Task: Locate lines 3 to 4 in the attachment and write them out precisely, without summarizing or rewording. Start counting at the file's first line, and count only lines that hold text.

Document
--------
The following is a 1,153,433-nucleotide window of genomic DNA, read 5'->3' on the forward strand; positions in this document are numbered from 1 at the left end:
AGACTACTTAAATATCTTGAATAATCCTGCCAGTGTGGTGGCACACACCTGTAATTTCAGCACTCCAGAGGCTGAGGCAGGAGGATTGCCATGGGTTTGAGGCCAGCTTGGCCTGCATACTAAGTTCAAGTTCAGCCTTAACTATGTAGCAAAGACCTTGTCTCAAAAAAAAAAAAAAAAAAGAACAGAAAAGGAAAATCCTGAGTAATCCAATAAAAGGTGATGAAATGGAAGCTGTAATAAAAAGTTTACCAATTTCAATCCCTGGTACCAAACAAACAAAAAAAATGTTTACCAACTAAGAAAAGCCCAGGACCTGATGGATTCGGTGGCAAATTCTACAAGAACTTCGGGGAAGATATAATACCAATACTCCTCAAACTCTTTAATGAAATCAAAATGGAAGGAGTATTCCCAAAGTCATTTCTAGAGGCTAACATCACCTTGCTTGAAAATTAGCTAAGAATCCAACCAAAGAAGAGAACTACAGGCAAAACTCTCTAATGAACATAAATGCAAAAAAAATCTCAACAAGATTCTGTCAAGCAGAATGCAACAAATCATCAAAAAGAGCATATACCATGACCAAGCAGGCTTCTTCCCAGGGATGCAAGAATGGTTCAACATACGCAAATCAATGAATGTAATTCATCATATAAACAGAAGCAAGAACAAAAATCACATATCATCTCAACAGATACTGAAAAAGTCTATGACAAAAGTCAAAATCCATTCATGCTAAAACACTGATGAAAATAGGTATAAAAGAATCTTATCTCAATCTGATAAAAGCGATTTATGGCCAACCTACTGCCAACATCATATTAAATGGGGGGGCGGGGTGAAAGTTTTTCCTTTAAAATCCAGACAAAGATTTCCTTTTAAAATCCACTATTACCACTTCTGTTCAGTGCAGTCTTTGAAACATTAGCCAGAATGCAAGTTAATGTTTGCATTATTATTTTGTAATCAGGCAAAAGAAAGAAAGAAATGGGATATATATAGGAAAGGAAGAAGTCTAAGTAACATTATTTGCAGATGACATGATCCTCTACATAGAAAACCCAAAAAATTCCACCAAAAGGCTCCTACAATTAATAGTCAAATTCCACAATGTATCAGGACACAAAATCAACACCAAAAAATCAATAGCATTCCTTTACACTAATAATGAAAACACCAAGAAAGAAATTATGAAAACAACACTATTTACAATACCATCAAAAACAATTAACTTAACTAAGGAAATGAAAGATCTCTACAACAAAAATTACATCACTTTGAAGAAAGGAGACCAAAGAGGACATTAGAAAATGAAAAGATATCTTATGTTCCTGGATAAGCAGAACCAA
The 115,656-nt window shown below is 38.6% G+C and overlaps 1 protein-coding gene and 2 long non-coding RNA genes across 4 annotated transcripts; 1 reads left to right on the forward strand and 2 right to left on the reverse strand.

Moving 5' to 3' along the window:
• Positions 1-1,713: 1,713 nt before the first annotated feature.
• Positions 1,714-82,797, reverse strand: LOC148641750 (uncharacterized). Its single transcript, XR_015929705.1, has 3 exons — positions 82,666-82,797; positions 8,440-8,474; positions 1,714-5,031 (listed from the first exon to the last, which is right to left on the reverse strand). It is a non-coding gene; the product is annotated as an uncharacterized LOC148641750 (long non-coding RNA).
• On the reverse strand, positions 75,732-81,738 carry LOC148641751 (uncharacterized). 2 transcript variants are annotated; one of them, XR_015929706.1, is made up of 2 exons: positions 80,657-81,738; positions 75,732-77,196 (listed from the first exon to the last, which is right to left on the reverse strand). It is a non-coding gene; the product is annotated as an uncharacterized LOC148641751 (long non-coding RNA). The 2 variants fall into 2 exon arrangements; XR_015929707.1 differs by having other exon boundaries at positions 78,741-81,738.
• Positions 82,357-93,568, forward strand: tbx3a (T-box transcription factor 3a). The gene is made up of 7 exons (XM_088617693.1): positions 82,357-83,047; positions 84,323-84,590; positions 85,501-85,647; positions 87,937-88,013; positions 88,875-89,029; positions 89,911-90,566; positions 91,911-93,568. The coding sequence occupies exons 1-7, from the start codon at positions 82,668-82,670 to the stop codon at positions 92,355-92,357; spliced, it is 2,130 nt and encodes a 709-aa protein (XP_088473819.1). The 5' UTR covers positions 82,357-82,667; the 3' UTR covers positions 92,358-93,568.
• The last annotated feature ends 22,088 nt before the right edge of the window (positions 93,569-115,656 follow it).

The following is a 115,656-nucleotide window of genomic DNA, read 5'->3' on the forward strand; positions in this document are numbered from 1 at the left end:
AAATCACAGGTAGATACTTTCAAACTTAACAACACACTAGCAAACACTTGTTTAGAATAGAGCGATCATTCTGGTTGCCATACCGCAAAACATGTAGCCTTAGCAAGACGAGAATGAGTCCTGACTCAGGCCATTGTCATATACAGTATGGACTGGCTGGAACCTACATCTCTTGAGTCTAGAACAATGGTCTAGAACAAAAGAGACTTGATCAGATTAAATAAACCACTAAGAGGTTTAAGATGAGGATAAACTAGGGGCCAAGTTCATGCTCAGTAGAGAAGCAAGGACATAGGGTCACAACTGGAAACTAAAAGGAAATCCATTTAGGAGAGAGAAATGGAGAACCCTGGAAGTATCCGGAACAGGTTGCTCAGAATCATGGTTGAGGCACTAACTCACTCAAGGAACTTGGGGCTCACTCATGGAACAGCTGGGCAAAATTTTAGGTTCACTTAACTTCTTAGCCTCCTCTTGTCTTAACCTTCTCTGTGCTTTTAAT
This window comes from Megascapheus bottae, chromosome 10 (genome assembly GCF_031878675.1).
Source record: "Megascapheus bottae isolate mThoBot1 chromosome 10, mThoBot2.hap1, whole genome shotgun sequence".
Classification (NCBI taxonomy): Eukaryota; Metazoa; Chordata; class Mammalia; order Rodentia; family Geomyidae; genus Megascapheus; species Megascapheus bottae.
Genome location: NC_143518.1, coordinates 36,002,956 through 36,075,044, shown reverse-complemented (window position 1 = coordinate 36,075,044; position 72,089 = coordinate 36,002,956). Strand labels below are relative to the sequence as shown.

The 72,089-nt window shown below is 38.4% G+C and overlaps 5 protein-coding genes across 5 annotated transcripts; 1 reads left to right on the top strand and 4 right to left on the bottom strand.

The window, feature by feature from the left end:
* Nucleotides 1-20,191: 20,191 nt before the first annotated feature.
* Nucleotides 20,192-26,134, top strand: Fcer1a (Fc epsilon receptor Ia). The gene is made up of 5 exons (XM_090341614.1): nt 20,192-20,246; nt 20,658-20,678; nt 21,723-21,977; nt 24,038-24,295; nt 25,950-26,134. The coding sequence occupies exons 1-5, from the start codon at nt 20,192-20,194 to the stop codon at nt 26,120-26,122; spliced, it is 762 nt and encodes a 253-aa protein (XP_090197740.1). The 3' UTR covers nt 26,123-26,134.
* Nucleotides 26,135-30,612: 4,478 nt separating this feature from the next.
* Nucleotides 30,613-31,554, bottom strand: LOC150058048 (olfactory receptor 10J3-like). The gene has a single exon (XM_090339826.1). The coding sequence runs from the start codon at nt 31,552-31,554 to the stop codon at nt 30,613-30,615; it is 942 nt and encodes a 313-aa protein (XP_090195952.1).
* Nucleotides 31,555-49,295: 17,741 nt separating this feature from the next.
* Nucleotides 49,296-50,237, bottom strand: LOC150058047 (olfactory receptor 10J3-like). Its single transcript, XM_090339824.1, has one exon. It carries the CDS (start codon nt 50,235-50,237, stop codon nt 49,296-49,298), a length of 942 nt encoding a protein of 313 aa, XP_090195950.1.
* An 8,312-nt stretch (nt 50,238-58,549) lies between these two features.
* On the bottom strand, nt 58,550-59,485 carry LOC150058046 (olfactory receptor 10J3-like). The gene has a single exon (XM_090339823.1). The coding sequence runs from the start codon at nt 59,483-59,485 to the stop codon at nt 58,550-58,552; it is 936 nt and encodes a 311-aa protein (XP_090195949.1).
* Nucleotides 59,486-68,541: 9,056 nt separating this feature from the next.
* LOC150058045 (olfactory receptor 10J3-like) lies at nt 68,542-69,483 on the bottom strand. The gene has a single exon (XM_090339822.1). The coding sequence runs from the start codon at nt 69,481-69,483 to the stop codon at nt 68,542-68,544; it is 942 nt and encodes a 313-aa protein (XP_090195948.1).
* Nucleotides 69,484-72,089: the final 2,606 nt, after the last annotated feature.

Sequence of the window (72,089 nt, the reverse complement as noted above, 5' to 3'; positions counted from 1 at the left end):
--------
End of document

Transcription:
The 115,656-nt window shown below is 38.6% G+C and overlaps 1 protein-coding gene and 2 long non-coding RNA genes across 4 annotated transcripts; 1 reads left to right on the forward strand and 2 right to left on the reverse strand.

Moving 5' to 3' along the window: